Ahmed, Tingai, and Taabu Graduate to Ithumba

Published on the 19th of December, 2023

After months of practice, the conditions finally aligned for Ahmed, Tingai, and Taabu to take the next step in their reintegration journey.

We had anticipated this move for quite some time. In recent months, Ahmed, Tingai, and Taabu had exhibited all the telltale signs that they were ready to graduate from the Nursery: forgetting their manners, pushing their weight around, splitting off from the wider Nursery herd, and generally acting like petulant adolescents. Even Taabu, who usually has impeccable manners, had started becoming a menace during the public visit, sneaking his big body beneath the rope cordon just to enjoy the reaction it elicited!

The graduates on their green journey to Tsavo

At 2:30 in the morning on 6th December 2023, the trio were loaded onto the moving lorry. Tingai was loaded first, followed by Taabu. Ahmed, the sole girl of the group, needed quite a bit of coaxing to enter her compartment. She had always been amenable during training sessions, but she seemed to intuit that this wasn’t a dress rehearsal. They were accompanied by Peter and Galgallo, two of their Nursery Keepers.

Ahmed, Tingai, and Taabu have their first milk bottle in their new home

After an uneventful journey, the graduates and their convoy exited the Mombasa Highway and slowly made their way up the red earth road that winds through the northern sector of Tsavo East. It was an atmospheric morning, with mist clinging to the tops of all the hilltops. At Ithumba, everyone was waiting in position to greet the new arrivals.

Upon arriving in Ithumba, Taabu was the first to emerge from his compartment. He finished his bottle in a leisurely manner… then about-turned and strolled back into the moving lorry, perhaps wondering if another bottle might be waiting within! Ahmed and Tingai were a bit more on edge, but the presence of their Nursery Keepers put them at ease.

Ahmed immediately took charge and dove into Ithumba life — quite literally!

After all bottles were finished, the Keepers led Ahmed, Tingai, and Taabu down to the water trough. Right on cue, Naleku, Bondeni, Kindani, andi Kinyei — who know the trio from their shared Nursery days — dashed in to greet them. This has an instant calming effect on the graduates. They were delighted to be reunited with their old friends, and lots of happy rumbling and trunk hugs ensued.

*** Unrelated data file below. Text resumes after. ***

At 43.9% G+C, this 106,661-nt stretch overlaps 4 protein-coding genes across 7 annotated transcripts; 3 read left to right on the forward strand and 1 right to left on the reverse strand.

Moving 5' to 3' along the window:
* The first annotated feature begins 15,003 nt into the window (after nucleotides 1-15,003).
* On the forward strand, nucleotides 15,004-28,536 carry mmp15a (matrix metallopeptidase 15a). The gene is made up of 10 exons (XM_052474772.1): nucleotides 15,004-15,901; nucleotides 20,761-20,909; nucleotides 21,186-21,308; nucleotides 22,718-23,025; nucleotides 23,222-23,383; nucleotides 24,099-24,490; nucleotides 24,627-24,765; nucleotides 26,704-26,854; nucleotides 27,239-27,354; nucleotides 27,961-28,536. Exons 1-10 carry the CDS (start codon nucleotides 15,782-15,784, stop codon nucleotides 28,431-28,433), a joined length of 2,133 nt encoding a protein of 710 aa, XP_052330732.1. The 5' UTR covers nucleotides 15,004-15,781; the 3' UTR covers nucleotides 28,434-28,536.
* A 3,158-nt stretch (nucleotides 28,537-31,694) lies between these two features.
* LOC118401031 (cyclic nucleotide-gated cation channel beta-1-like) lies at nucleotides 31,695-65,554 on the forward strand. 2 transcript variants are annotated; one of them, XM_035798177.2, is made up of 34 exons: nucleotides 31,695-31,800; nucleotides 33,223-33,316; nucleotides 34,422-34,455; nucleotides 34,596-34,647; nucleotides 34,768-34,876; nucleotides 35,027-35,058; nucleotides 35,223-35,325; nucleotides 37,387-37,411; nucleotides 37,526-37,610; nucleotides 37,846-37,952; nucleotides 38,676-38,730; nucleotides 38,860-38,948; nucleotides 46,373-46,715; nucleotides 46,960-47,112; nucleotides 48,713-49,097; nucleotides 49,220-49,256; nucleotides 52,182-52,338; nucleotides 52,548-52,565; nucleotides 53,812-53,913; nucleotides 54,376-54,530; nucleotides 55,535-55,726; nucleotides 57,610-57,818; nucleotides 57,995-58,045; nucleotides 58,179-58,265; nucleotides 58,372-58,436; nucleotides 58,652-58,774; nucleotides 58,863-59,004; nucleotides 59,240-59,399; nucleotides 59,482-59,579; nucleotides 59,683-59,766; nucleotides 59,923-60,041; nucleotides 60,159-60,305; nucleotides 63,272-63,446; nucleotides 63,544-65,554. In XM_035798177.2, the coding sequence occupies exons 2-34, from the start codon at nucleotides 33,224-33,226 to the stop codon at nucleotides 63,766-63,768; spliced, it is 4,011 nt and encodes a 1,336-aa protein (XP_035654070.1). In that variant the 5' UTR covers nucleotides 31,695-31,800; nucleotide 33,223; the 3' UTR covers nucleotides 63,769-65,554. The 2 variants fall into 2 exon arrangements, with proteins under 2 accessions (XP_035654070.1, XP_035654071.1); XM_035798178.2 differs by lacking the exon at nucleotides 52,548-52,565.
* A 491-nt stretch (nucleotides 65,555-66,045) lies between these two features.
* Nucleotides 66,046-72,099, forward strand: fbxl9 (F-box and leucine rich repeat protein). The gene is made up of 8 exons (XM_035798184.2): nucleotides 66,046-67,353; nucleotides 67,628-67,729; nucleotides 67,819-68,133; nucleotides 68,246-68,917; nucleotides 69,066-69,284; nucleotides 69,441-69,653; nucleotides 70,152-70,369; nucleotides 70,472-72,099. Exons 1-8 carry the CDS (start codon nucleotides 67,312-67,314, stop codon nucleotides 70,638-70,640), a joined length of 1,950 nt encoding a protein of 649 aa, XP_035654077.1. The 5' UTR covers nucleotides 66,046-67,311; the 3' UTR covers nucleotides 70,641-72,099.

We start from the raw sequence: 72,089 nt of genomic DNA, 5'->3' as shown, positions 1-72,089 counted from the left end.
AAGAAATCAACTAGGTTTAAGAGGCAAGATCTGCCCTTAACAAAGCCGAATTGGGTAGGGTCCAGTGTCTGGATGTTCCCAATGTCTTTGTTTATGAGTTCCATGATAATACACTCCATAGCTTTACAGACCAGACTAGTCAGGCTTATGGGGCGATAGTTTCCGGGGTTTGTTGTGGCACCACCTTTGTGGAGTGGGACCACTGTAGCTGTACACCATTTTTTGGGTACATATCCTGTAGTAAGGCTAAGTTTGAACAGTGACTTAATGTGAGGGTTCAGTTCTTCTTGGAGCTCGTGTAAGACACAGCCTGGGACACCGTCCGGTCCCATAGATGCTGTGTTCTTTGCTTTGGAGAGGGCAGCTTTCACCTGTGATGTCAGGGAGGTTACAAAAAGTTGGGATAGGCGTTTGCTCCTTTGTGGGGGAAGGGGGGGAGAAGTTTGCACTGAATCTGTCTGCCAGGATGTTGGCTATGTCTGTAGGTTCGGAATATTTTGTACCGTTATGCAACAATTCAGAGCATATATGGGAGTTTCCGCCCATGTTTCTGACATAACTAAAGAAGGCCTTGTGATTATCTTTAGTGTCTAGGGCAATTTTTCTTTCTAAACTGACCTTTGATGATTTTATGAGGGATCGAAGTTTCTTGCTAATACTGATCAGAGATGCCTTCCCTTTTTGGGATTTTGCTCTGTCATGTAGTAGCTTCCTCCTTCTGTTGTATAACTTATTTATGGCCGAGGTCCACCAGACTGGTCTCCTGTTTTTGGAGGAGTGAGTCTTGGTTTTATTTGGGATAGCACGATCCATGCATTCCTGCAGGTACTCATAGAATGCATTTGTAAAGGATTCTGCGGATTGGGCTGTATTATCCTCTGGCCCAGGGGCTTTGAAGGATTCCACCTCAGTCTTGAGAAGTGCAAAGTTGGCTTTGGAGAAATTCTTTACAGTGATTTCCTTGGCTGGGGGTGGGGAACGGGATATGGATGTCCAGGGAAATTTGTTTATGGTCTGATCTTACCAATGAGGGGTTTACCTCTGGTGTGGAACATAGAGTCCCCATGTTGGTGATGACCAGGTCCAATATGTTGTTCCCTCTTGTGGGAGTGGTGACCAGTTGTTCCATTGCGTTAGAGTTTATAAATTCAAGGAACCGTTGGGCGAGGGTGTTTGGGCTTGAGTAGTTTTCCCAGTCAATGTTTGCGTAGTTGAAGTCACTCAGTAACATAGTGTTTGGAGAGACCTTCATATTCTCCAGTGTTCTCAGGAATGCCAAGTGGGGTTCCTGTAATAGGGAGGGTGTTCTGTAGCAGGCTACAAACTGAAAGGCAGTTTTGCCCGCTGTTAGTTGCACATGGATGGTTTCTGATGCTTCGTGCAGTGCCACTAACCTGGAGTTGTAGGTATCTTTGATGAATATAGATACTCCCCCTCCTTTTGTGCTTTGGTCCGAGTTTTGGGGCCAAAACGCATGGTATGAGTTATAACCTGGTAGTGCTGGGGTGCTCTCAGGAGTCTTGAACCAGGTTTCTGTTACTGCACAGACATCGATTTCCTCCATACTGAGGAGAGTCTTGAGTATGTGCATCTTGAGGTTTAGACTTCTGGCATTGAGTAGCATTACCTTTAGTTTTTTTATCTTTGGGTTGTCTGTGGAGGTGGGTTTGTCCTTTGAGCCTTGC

And then, the herd descended. Our plan was to bring the Ithumba orphans over in manageable groups, so as to not overwhelm the graduates, but they had other plans! This was the first graduation in more than six months, and the excitement was palpable. The entire orphan herd jumped the queue and arrived in a delightful barrage.

Tingai was delighted by the bounty of green in Ithumba

Taabu instantly became the most popular elephant in Tsavo (Naleku, who was his original neighbour at the Nursery, was keen to ‘claim’ him), while Tingai and Ahmed caught up with friends old and new. Greetings out of the way, everyone slowly made their way down to the mud bath.

The trio were overwhelmed by Ithumba’s massive pool, which must seem like a lake compared to the Nursery’s puddle, but a little encouragement from Olorien coaxed them into the water. A relaxed afternoon in the bush followed, as everyone enjoyed the bounty of green in Ithumba. As dusk fell, Ahmed, Tingai, and Taabu were shown into ‘Class One,’ the stockade that will be their new bedroom.

Showing such confidence, Taabu led the herd down to the mud bath

For two of our graduates, this move marked a homecoming:

Taabu was rescued from the Tsavo ecosystem during the 2021 drought. For 24 hours, an abandoned 12-month-old calf had been observed outside Salt Lick Lodge. Like so many other orphans of the drought, he had been left behind when he couldn’t keep up with his herd. A rescue was organised, and Taabu was flown to our Nairobi Nursery. He was quite young when he was rescued, which is why older girls like Naleku immediately rallied around him. His inclusive, social personality instantly earned him friends young and old.

Ahmed was rescued from Tsavo West, under the most tragic circumstances. She was found standing guard over her mother’s body, helpless yet fiercely protective. (A post-mortem showed that Ahmed’s mother died of severe peritonitis. In a tragic twist to the story, it also revealed that she was heavily pregnant. She had carried her unborn baby nearly full-term, but neither survived this terrible accident.) Orphans who watched their mothers die typically suffer severe emotional trauma, and Ahmed was no different. She came to us withdrawn and mistrustful. But the Nursery herd worked their healing magic, as they always do, and shy Ahmed started to open up.